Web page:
Posts Tagged ‘buying land’

What is a Farmland Investor?

farmland investor, like a hedge fund investor, can make large sums of money if he is extremely knowledgeable and lucky, or he can get wiped out if he doesn’t know what he is doing and is unlucky.

Buying land for farming, at the right price and terms, is just the initial step in a very complex investment scheme. After acquiring the land, the right crop must be planted, operating expenses must be controlled, the weather must cooperate, and the price for the crop (which is really nothing more than a commodity) at harvest must be favorable. If all of these “moving parts” (many of which are beyond the control of the farmer) aren’t lined up favorable, the losses can be staggering.

Suppose a farmer paid $7,000 per acre for 500 acres of irrigated farm land, and during a five year period made a profit of $200 per acre one year, broke even the second year, and lost $300 per acre, $100 per acre, and $500 per acre for the last three years. Simple mathematics reveals he would be down, over the five year period, the equivalent of $700 per acre. This means his 500 acre farm would have had to increase in value 10% just for him to break even.

So if farming relies, in part, on land increasing in value in order to show a profit, why not simply invest in cheap land and forget all the expenses and complex operations required in farming? Instead of investing $3.5 million for an improved 500 acre irrigated farm that requires additional capital and operations, wouldn’t it make more sense to use the same $3.5 million to purchase 14,000 acres of cheap, dry prairie land for $250 per acre? Thus, at the end of five years, if the 14,000 acres increased in value by 10%, the $350,000 increase would be pure profit (and not required just to “break even”)!

Anyone interested in becoming a farmland investor might be well served to at least analyze the merits and simplicity of investing in large tracts of cheap land instead!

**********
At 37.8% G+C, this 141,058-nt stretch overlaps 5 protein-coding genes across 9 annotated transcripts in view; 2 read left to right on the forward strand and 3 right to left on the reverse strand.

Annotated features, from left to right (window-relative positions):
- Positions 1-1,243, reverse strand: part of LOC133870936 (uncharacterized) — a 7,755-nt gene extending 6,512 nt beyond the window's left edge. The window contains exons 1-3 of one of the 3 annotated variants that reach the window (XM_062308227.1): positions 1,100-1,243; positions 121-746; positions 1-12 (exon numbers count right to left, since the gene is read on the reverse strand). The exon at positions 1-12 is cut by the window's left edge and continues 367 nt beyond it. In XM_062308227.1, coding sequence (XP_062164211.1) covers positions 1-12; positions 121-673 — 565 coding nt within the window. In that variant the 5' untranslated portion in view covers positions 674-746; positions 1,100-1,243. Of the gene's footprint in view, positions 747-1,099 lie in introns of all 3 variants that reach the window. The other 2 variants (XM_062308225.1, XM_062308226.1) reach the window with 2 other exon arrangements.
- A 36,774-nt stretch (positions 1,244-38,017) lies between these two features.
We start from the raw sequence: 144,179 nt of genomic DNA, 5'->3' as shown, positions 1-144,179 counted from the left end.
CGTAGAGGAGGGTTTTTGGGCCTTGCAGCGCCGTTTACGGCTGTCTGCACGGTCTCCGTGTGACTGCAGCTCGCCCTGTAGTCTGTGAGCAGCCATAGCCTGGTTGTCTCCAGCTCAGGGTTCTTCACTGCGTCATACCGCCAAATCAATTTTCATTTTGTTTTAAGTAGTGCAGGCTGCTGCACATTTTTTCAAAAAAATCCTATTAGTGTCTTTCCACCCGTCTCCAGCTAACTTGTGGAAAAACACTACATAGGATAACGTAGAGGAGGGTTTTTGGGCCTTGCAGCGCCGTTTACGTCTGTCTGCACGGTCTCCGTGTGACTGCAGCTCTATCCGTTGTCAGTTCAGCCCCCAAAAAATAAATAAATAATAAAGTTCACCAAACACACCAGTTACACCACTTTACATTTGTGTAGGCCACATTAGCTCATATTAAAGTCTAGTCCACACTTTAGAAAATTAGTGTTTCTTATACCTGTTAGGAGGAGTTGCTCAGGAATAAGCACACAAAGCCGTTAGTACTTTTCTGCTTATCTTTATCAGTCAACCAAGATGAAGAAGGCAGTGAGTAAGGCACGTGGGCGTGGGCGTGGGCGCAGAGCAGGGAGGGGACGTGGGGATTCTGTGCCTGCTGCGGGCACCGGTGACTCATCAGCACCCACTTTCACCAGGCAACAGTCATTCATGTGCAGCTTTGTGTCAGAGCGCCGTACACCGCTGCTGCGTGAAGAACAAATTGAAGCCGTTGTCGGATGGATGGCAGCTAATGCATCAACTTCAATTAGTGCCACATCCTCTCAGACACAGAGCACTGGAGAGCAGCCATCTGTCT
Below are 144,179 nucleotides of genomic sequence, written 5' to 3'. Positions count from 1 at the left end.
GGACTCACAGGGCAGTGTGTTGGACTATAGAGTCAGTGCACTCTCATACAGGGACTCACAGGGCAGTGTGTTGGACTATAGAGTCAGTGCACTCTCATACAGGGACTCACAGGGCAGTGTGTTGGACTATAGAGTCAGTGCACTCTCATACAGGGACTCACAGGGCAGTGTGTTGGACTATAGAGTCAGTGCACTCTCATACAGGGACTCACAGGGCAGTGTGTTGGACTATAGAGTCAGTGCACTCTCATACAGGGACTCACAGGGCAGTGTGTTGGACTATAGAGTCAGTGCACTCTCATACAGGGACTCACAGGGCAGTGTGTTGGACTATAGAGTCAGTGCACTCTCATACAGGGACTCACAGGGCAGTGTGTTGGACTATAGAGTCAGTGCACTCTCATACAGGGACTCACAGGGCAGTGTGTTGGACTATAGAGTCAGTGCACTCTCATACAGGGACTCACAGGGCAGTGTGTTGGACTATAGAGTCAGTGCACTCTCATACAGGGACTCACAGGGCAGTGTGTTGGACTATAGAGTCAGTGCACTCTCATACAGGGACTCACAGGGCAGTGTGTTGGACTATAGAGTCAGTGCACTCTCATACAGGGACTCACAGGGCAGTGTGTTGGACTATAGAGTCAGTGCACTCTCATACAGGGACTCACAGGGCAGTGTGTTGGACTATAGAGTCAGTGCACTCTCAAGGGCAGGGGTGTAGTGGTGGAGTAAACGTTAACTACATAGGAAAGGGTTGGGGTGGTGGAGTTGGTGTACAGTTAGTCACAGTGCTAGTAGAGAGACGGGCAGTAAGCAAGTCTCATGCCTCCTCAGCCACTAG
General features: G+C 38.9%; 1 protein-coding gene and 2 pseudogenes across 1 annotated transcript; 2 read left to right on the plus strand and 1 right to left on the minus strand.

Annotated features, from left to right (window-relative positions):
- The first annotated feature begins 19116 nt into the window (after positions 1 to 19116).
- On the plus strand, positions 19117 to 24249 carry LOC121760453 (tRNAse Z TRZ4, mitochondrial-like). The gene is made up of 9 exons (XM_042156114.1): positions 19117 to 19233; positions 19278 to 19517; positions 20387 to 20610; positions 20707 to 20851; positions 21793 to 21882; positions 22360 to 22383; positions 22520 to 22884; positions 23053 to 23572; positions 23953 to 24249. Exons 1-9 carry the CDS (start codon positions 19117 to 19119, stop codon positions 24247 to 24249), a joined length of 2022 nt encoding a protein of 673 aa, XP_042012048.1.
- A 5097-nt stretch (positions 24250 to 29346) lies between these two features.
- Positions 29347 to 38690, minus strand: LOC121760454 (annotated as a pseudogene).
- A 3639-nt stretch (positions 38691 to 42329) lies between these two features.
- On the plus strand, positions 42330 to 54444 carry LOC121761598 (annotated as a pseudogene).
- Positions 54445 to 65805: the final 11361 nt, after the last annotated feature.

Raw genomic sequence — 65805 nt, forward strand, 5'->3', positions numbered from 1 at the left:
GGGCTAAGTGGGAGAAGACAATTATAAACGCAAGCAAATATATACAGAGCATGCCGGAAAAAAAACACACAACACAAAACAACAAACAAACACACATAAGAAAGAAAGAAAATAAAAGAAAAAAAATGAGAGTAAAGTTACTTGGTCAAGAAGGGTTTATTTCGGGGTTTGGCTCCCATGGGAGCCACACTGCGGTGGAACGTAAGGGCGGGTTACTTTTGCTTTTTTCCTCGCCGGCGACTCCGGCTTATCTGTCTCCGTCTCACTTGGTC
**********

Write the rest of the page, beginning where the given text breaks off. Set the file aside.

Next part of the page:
Note: This article is not intended as an in-depth review of farming operations and profit potentials; rather it is a reminder that farming operations always require greater capital and greater financial risks than does the activity of simply owning cheap land and relying on time and inflation to cause higher values.

For the farmland investor to review alternative investments, click here.

The Best Hedge Against Inflation

In broad economic terms, inflation is the devaluing of purchasing power due to an increased influx of printed currency. A hedge is an investment opportunity that can help shield a person against such economic instability. Typically, hedges are things that have a finite supply. Stocks, bonds, automobiles, machinery, equipment, and even food, would make poor hedges, because all of these items can readily be reproduced and can easily become perishable. On the other hand, an asset such as land would make the best hedge against inflation because no one can make any more of it, and it isn’t perishable.

Since the founding of our nation 235 years ago, raw land, as a dependable financial asset, has withstood the test of time. As a prime example, let’s suppose Ben Franklin, in 1776, had placed $10,000 of freshly printed currency in one safe deposit box in Philadelphia; and in another safe deposit box he place a deed for 10,000 acres that were located somewhere in the “wilderness.” Today, the $10,000 in 1776 currency would be practically worthless (inflation over 235 years would have destroyed most of its buying power), yet the 10,000 acres, depending on their exact location, would be worth millions of dollars.